Francisco López & Lawrence English HB

[Baskaru; 2009]

Styles: musique concrète, field recordings, noise
Others: Chris Watson, Helene Provost, Chantal Dumas, BJ Nilsen

When you think of field recordings and musique concrète, you might not think about pumping your system at full volume and rocking out. But the heavy buzz of insect wings on HB deserves a full-on bass amp -- your computer speakers won’t do these pieces justice. The wild shifting within this record is a discursive musical mind-fuck, and timid listeners not used to noise and the harsh nature of electronic music might not appreciate the temerity of Francisco López's and Lawrence English's distinct visions. But if you can get down, this is one for the true of heart.

Although it is perhaps a little romantic to think that this album could somehow be perpetrated on the uninitiated — on an unknowing audience ill-prepared for an auditory journey — it makes an apt introduction to artfully manipulated field recordings. Perhaps you might think that phraseology a little taut and overstated for an album that is, at its heart, a mutation of the sounds of nature. But then again, newbie listeners may never have been this close to nature’s potential as a vehicle for experimentation.

Francisco López, born in 1964 Spain, has been plying his trade as an avant-garde musician for almost 30 years now, releasing over 200 works of sound art. He specializes in installations and live performance, preferring darkness and blindfolded audience members to fully capture the intent of his sensory experience. Lawrence English, meanwhile, is an Australia-based musician, but in contrast to López, his background includes much more work as a curator. That is not to slight the abundance of recording and sound installation work that he has created, but rather to highlight his role as an organizer and behind-the-scenes figure.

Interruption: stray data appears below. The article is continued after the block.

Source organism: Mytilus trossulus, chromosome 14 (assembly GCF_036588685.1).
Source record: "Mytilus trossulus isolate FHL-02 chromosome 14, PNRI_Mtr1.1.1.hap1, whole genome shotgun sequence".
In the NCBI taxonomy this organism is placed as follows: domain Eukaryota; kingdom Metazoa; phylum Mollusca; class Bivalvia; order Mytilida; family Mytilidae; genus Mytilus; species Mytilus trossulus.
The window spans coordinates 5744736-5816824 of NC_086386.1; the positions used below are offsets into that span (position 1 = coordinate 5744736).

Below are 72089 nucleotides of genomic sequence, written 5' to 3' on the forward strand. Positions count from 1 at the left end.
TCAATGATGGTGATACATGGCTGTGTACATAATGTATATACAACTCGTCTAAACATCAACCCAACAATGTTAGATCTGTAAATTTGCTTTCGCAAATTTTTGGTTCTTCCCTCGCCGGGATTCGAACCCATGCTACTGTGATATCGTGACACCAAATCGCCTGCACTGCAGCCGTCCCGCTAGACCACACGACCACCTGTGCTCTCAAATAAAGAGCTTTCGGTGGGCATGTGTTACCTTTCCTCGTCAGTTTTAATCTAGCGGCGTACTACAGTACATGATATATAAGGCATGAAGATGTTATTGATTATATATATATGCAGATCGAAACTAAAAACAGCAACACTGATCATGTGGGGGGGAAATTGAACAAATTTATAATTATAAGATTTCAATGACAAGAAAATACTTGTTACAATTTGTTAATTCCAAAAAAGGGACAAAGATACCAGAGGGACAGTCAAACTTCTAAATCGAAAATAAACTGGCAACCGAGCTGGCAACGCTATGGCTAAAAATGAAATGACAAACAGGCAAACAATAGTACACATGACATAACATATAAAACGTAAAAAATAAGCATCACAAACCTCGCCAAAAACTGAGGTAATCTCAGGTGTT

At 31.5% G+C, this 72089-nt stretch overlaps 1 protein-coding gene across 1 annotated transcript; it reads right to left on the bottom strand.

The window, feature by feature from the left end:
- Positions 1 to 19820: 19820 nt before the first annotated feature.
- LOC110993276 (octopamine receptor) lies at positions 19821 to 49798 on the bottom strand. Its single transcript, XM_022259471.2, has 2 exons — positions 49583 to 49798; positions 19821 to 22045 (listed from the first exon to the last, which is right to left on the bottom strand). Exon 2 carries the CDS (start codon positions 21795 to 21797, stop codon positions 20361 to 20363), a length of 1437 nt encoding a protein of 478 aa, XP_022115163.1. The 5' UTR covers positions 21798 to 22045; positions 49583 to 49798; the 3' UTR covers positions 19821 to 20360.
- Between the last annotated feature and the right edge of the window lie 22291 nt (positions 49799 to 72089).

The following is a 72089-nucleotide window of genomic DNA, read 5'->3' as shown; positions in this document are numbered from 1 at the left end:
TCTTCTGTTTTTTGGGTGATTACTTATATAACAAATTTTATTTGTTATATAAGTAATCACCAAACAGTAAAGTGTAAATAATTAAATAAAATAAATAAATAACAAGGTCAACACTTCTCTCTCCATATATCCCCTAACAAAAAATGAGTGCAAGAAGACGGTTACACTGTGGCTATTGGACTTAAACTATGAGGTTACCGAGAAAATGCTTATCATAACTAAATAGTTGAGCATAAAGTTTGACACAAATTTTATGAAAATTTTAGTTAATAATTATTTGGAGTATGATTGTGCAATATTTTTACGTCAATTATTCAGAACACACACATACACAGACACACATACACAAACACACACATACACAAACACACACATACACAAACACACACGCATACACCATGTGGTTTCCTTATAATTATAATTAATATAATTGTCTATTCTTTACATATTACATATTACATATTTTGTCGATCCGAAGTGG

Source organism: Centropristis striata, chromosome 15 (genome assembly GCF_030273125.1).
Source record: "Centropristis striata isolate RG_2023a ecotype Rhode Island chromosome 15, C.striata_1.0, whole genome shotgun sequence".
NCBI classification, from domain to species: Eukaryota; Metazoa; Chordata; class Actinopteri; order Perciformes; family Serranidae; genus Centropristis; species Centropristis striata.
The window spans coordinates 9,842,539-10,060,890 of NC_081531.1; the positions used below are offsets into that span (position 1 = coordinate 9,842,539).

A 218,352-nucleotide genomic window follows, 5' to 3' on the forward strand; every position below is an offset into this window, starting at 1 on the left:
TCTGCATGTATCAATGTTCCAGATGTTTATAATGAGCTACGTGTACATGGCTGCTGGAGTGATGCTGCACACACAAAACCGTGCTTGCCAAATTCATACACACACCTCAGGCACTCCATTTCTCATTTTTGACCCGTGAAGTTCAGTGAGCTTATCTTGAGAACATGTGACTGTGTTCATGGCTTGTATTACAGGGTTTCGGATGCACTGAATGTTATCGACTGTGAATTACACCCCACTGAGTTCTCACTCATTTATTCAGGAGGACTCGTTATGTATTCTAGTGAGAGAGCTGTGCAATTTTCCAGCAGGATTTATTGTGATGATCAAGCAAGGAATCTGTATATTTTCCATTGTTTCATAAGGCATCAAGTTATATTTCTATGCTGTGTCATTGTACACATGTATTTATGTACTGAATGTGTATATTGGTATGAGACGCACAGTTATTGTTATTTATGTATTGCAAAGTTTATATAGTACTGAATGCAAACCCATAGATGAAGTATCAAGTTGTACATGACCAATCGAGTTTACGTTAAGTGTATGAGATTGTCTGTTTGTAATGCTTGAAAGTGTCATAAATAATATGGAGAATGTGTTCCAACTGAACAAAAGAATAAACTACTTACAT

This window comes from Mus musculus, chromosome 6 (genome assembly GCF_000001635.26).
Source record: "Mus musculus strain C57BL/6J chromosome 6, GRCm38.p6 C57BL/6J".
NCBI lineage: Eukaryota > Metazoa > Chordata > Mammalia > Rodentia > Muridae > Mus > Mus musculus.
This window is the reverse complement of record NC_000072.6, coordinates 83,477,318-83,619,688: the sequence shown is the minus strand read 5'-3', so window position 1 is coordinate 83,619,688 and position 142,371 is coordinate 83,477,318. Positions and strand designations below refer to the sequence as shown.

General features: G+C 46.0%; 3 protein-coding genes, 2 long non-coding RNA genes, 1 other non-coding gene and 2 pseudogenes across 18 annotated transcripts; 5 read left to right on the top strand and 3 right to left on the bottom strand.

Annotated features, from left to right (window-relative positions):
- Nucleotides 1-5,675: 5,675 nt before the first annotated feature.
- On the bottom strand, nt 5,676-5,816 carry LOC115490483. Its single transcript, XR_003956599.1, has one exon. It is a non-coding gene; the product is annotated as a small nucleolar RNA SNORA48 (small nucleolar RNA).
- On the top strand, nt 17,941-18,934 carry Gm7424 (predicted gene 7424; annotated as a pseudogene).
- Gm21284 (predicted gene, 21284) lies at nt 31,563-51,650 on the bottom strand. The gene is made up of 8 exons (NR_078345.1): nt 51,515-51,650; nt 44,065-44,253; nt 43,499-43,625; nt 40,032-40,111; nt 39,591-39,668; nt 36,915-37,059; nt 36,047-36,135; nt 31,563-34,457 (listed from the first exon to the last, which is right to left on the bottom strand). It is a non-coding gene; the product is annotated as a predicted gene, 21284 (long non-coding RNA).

The experiment here is two-fold: López’s "Untitled #175," an exploration of the sounds at Villablanca in San Ramon, Costa Rica; and English’s "Wire Fence Upon Opening," recorded at Samford Valley near Brisbane. The two then traded the pieces and mutated each other’s work into something new, leaving us with four tracks: López, English mutation, English, López mutation.

Enticing one to listen would involve invoking descriptors such as insectile, squirmy, creepy, churning, gut-wrenching, terrifying, startling, quiet, disturbing, bewildering, challenging, aggravated, lost, futuristic, unstable. To wit, it is an existential sensory tour-de-force. But I find it unnecessary to go into a detailed narrative about all the ins and outs of 50-plus minutes of material that hinges so heavily on experience. TMT is not about music description anyway, and I'm positive anyone who is going to take the time to find and listen to this album will be pleased and surprised by what they discover.

Truth be told, HB has already gone a long way towards reinvigorating my interest in the avant-garde, electronic, and experimental music scenes. López and English do a fantastic job of creating original music with an alien texture, making this more than just a collection of field recordings. The four tracks blend together in a way that belies the intent behind the mutation motif, demonstrating that these are two artists sheared from the same yard of fabric.

1. Francisco López: Untitled #175
2. Lawrence English: Pattern Review By Motion
3. Lawrence English: Wire Fence Upon Opening
4. Francisco López: Untitled #204

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